To view the resulting spread sheet click here.

Okay, before getting into what I found, keep in mind we are wanting to determine if there is one James Lindsey, married twice?  Or, whether there is more than one James Lindsey, in the same geographical area during the same time?  And, we are looking to confirm, or deny, the assertion by many that James Lindsey is Archi’s father.

In the deed dated 15 June 17307 (see image below), James LINDSEY and his wife, Martha, sell property to their daughter, Jenat and son-in-law, John Wallace.  The witnesses to this transaction were John Anderson and John McMurphy.  James Mckeen, Justice of the Peace.

15 June 1730 - Land Deed - James Lindsey

“To all Christian people to whom these presents shall come, greeting.  Know ye that I James LINDSAY of Londonderry, within his Majesty’s Province of New Hampshire in New England for and in consideration of love and good will and affection which I have and do bear to my son, John Wallace, of the Town and Province aforesaid . . .”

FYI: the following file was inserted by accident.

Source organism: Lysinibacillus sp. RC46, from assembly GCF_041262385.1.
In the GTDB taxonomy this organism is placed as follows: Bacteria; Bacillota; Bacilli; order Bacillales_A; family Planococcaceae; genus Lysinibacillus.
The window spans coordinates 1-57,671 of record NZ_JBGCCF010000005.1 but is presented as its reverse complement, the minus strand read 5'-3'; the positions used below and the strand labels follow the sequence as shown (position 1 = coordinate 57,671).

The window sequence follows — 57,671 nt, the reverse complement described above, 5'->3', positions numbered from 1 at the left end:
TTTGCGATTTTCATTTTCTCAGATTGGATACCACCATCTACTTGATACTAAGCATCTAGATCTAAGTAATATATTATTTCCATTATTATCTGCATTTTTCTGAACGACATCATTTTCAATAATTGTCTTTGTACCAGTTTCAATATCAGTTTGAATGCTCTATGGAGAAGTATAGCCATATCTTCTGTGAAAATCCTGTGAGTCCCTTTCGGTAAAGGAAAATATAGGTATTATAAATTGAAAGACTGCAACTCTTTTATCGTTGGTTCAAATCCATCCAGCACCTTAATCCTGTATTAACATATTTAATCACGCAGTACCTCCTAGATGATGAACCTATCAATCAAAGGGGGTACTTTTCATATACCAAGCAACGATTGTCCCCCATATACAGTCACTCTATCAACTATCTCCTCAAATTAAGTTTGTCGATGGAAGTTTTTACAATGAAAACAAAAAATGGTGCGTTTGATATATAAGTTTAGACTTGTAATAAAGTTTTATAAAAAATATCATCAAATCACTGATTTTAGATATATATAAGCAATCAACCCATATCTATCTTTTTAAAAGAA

15 June 1730 - Land Deed - Jenat

“ . . . that Jenat Wallace the wife of the aforesaid, John Wallace, out live or survive her husband, John Wallace, that the aforesaid lands with all the improvements that shall or may be upon the same at his decease shall return and fall unto the said Jenat Wallace, wife to the aforesaid John Wallace and DAUGHTER to the aforesaid James LINDSEY . . .”


“. . . and Martha, the wife of the said James Lindsay, doth hereby give grant yield up and surrender all my right of dower and power of thirds . . .”